Big brands test employee morale with hongbao extremes

Singapore’s HR leaders will be able to gauge the impact of hongbao giving on staff morale, with two brands diverging drastically in their approaches.

Big brands test employee morale with hongbao extremes
If there’s one question Asia-based employees will have the answer to during Chinese New Year, it’s this: would you rather work for DBS or Alibaba?
With this year’s round of hongbao giving causing some HR teams to query the right amount to give, the two brands have emerged as being radically different.
On the one hand, internet tycoon Jack Ma, the founder and chairman of Alibaba, has said employees will not receive the traditional red envelope at all this year.
Despite a stellar year that saw the firm’s US$25bn New York Stock Exchange listing push Ma to the top of China’s rich list, he said 2014 was not ‘exceptional’.
"There will be no distribution of red envelopes for the simple reason that Alibaba has not had exceptional results and that we haven't seen anything particularly stunning," the tycoon said on social media, according to The Straights Times.
"The IPO success was nothing surprising, but simply the fruits of the dogged work by Alibaba staff over 15 years," he said. "Apart from this IPO we could not say objectively that we have been overjoyed with the year just gone."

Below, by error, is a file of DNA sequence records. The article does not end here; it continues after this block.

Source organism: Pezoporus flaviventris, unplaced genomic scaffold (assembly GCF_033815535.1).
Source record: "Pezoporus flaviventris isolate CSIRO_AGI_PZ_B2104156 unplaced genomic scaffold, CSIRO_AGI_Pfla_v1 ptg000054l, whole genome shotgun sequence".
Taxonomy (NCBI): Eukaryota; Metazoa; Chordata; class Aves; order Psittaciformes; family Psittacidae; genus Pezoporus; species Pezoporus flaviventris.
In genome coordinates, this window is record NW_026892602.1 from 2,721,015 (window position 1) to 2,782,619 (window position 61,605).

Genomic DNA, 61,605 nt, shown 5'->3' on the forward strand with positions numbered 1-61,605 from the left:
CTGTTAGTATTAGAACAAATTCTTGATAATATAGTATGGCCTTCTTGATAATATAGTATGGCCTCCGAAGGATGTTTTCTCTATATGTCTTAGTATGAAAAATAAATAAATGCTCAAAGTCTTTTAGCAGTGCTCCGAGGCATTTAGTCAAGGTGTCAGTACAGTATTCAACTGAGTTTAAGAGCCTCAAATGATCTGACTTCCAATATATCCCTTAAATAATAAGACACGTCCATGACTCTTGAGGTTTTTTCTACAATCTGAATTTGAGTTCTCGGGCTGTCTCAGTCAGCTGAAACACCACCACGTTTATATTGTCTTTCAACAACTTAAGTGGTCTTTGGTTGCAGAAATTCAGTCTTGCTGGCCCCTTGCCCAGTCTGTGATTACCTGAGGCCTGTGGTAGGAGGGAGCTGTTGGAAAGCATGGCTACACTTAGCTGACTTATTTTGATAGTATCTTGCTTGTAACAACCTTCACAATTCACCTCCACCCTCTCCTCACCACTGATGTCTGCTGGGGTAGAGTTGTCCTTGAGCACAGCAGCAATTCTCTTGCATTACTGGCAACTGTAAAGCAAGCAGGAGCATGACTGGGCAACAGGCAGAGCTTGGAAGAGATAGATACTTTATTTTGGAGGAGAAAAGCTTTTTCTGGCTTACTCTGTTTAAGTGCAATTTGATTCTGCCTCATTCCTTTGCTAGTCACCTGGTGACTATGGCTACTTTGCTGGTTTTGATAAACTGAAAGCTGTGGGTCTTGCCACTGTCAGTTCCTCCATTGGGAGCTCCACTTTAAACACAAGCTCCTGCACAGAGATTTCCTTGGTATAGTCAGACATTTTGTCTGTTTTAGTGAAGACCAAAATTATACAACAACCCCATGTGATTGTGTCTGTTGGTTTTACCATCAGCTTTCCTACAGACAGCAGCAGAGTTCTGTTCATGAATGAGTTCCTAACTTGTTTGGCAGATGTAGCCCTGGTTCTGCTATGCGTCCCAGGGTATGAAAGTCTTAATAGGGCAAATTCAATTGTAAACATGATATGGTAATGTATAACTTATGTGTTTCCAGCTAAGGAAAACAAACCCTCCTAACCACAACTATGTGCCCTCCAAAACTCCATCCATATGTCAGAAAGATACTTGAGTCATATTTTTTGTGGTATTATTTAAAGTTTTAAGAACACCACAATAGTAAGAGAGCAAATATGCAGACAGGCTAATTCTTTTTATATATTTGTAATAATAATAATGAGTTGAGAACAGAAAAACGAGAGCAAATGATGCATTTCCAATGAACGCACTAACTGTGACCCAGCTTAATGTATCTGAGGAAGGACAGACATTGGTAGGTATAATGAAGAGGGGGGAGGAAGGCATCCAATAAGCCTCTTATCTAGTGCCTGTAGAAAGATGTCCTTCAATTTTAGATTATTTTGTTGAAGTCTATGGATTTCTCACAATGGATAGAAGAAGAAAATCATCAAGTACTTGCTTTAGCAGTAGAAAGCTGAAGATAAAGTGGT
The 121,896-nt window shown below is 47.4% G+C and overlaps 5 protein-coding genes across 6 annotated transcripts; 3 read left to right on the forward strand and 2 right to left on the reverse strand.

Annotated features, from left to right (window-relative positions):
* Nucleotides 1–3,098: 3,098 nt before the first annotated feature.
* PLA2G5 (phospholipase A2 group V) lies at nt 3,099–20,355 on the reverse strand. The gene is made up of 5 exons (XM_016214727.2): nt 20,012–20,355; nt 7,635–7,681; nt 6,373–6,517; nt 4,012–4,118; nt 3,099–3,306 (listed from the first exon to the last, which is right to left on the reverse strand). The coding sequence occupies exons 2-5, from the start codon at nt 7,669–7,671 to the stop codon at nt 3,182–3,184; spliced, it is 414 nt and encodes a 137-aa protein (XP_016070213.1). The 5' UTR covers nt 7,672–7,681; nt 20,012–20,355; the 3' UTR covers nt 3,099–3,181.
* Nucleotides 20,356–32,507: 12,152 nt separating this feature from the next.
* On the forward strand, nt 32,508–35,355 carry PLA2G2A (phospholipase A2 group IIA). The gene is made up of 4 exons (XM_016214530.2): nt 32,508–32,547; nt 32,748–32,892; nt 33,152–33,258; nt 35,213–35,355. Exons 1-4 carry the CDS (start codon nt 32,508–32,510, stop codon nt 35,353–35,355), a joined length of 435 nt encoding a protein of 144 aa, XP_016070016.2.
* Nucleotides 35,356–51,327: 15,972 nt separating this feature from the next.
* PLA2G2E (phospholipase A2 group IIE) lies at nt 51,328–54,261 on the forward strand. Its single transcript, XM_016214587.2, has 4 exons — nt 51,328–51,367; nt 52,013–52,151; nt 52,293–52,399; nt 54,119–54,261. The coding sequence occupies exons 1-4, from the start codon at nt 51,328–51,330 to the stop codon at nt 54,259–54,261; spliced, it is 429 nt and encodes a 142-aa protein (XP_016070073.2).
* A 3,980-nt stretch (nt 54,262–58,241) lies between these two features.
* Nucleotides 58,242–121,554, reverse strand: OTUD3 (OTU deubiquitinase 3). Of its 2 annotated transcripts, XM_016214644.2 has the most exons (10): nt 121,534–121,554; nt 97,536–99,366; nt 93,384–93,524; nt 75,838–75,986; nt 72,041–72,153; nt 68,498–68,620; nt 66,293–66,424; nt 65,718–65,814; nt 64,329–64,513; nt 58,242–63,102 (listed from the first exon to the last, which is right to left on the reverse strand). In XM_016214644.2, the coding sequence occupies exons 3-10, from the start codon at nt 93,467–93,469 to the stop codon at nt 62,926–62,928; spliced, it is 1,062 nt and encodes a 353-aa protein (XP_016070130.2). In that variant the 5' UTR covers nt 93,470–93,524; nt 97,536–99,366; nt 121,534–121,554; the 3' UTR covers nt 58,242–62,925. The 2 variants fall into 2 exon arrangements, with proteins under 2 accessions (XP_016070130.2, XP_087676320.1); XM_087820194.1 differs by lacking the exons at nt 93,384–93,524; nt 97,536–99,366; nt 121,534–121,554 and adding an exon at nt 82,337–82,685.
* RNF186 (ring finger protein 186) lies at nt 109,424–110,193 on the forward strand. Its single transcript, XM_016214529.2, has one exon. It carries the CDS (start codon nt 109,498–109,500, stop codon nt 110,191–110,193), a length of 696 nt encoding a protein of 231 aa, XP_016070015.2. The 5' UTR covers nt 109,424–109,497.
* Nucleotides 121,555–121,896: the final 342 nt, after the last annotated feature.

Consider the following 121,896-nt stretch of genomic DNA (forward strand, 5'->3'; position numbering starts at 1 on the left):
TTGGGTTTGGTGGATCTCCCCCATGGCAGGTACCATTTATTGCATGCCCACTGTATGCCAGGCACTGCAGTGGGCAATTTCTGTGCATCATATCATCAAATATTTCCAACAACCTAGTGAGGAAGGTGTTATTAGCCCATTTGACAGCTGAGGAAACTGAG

Alibaba staff are still due to receive a bonus, but will proceed to celebrations this year without the traditional symbol of prosperity and goodwill they expected.
Meanwhile, DBS Group Holdings reportedly caused employees to “fall off their chairs” when it announced a S$1,000 hongbao for each employee this year.
Southeast Asia’s largest bank has earmarked S$18m for the hongbao, which is going to 18,000 employees, according to CEO Piyush Gupta. This includes a large 10,000 batch of employees based in Singapore.
The Business Times reports the fat hongbao, which quite literally pushes the envelope, celebrates SG50 and DBS’ S$50bn market capitalisation.
Gupta said when announcing its results that corporations can no longer be content with doing what is right for their employees and making profit for their shareholders, but must also be able to ‘connect with society’.
Chinese owners and managers usually give hongbao to staff ahead of Chinese New Year to wish them luck and prosperity for the coming year.
The amount being expected by employees this year is up for debate, though many say the amount is not important. As usual, new bills in even numbers and even amounts will be considered the best form of good luck.

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